The Woman Warrior | Study Guide

Maxine Hong Kingston

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The Woman Warrior | Shaman (Midwifery) | Summary



In this part of "Shaman," Brave Orchid returns to her village, carried on a sedan, to great acclaim from the villagers. She is now a doctor and goes everywhere to heal whatever ails her fellow villagers. She has also bought a slave and a puppy. The slave comes from a dealer rather than from the slave's parents because it is too traumatic for parents to sell their daughters, and Brave Orchid does not want to deal with all of the questioning. She also does not trust the signs dealers make, figuring that if a dealer needs to mention he doesn't engage in a particular bad business practice, he probably has thought of doing it anyway. Brave Orchid's slave, unlike the other girls she looks at, has a pulse like hers and gives all the right answers to Brave Orchid's questions. Brave Orchid gets a low price by complaining the girl doesn't know how to finish her weaving, even though the girl actually does know how.

Brave Orchid has told Kingston all about the babies she delivered, particularly the "monsters," babies with deformities that were not compatible with life. Maxine Hong Kingston is pretty sure Brave Orchid never killed any female babies, but she does hear about how parents killed their daughters, keeping ashes nearby so they could turn the baby's face into the ashes and suffocate her. Kingston ends up having nightmares in Chinese about having to keep babies alive and failing to do so. She has to turn on all of her lights to get her head back into an "American-normal" space.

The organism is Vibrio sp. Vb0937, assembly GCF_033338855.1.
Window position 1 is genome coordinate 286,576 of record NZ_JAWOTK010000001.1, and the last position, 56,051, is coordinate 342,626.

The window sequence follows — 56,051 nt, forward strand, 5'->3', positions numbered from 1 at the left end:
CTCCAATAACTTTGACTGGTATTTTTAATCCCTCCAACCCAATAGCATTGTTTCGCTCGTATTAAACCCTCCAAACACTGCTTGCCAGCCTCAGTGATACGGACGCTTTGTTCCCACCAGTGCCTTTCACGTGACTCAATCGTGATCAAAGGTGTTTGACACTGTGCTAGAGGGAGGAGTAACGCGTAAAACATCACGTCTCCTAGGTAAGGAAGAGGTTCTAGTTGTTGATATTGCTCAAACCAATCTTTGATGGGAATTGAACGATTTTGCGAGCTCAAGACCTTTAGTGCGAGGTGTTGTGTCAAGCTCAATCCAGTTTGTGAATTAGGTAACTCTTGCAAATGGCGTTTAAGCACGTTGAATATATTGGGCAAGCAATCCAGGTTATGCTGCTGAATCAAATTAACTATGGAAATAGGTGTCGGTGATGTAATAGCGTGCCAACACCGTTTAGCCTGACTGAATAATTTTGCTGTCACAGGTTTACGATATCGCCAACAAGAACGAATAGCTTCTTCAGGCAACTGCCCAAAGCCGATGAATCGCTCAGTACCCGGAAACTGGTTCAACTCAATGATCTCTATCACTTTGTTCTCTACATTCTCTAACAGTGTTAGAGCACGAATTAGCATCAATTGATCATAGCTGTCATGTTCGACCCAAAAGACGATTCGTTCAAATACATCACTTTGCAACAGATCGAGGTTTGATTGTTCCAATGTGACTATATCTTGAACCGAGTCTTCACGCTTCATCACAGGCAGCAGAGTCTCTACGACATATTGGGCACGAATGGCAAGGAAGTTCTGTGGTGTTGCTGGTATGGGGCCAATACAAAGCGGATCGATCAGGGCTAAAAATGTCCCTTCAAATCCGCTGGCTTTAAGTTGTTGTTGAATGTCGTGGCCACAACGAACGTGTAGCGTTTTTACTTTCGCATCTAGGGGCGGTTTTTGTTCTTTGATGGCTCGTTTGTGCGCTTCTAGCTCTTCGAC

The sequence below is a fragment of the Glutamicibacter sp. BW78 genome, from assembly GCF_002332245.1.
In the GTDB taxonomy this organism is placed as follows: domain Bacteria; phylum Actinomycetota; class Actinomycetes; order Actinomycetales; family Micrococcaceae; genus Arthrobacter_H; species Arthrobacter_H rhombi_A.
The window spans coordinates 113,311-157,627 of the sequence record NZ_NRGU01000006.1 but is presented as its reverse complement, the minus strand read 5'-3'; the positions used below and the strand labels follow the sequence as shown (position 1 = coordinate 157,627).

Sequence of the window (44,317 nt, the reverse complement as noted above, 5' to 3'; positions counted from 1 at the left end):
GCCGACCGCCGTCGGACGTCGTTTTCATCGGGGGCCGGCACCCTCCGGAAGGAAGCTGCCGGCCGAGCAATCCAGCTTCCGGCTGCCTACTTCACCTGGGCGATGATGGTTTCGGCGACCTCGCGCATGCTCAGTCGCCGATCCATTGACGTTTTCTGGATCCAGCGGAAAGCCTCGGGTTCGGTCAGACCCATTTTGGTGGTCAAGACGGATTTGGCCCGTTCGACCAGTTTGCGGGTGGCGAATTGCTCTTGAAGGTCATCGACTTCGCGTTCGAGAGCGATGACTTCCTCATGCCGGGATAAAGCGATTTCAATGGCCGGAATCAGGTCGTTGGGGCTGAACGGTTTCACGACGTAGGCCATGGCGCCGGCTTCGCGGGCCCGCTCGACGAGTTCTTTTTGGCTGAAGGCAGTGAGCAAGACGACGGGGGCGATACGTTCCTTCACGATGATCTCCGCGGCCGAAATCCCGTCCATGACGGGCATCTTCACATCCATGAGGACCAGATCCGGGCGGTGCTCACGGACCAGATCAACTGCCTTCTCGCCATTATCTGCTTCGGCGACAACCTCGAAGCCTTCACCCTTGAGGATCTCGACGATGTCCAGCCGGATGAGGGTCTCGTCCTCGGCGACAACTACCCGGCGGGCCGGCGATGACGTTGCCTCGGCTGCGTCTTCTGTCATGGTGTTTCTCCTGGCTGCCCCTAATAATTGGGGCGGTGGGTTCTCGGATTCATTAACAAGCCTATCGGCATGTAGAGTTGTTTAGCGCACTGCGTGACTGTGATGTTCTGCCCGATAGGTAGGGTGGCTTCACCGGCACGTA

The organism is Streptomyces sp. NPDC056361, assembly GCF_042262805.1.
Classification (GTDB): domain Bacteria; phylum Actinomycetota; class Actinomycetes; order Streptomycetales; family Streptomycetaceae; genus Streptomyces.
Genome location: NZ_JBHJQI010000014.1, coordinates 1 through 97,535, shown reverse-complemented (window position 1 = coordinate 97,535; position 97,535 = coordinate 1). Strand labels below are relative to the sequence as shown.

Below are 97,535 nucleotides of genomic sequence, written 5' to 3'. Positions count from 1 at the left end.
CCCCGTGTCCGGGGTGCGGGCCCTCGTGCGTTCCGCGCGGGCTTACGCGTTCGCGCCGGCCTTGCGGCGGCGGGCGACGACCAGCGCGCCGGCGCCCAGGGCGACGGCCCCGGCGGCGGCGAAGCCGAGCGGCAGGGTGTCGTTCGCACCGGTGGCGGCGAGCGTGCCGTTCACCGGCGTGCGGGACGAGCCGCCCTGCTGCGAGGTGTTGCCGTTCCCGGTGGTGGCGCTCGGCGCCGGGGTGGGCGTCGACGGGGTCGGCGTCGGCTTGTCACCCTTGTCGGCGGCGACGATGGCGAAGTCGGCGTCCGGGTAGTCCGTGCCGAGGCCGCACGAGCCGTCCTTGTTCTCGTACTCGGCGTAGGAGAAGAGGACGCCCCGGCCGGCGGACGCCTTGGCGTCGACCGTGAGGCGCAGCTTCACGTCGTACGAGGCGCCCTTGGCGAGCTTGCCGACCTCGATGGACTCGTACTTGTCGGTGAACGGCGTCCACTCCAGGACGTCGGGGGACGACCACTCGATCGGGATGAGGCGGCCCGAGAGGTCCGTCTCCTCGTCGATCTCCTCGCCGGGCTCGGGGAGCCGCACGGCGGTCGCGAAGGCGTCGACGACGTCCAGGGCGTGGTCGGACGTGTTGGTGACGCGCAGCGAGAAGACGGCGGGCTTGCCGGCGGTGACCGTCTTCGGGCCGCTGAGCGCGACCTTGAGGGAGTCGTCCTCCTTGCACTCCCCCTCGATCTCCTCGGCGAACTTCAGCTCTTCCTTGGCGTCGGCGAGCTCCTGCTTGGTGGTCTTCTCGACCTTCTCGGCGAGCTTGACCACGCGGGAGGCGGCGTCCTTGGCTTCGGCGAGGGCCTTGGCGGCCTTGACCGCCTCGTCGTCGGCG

Maxine Hong Kingston's retelling of her conversation with her mother about Brave Orchid's slave girl reveals her insecurities about her own value as a daughter. It amplifies her childhood worry that she will end up being sold as a slave if she doesn't shape up. Her mother's mention of how much more it cost her to have Kingston than it did to buy the slave girl is another instance of her mother using insults to let Kingston know her expectations.

The horror stories Brave Orchid tells Kingston about the deformed babies and what she had to do with them haunt Kingston's dreams for years. Kingston's sense that she isn't acting correctly as a daughter extends to not being able to save or keep track of the babies in her dreams. The method some parents used to get rid of their baby daughters also horrifies Kingston, and she is pretty sure her mother never killed a girl baby just because she was a girl, but her mother doesn't talk about whether or not she did. This tiny degree of uncertainty hangs over much of Kingston's interpretations of her mother's words directed at her and her sister. In addition, Kingston's use of matter-of-fact descriptions of how parents or midwives would get rid of unwanted babies in such a quick, seemingly cavalier way highlights how ingrained the perception of a child's worth was in Chinese culture.

Turning on all the lights in her room to bring her back to "American-normal" existence is Kingston's way of describing what it is to be normal in America as a Chinese-American girl. The mysteries of China have to be eradicated or at least explained in such a detailed fashion that there is no questioning what is real or not. However, all the lights in the world cannot do this for Kingston. She believes just about everything her mother says, and takes it all very seriously, which leads to some extremely defiant behavior on her part and a huge argument later in life.

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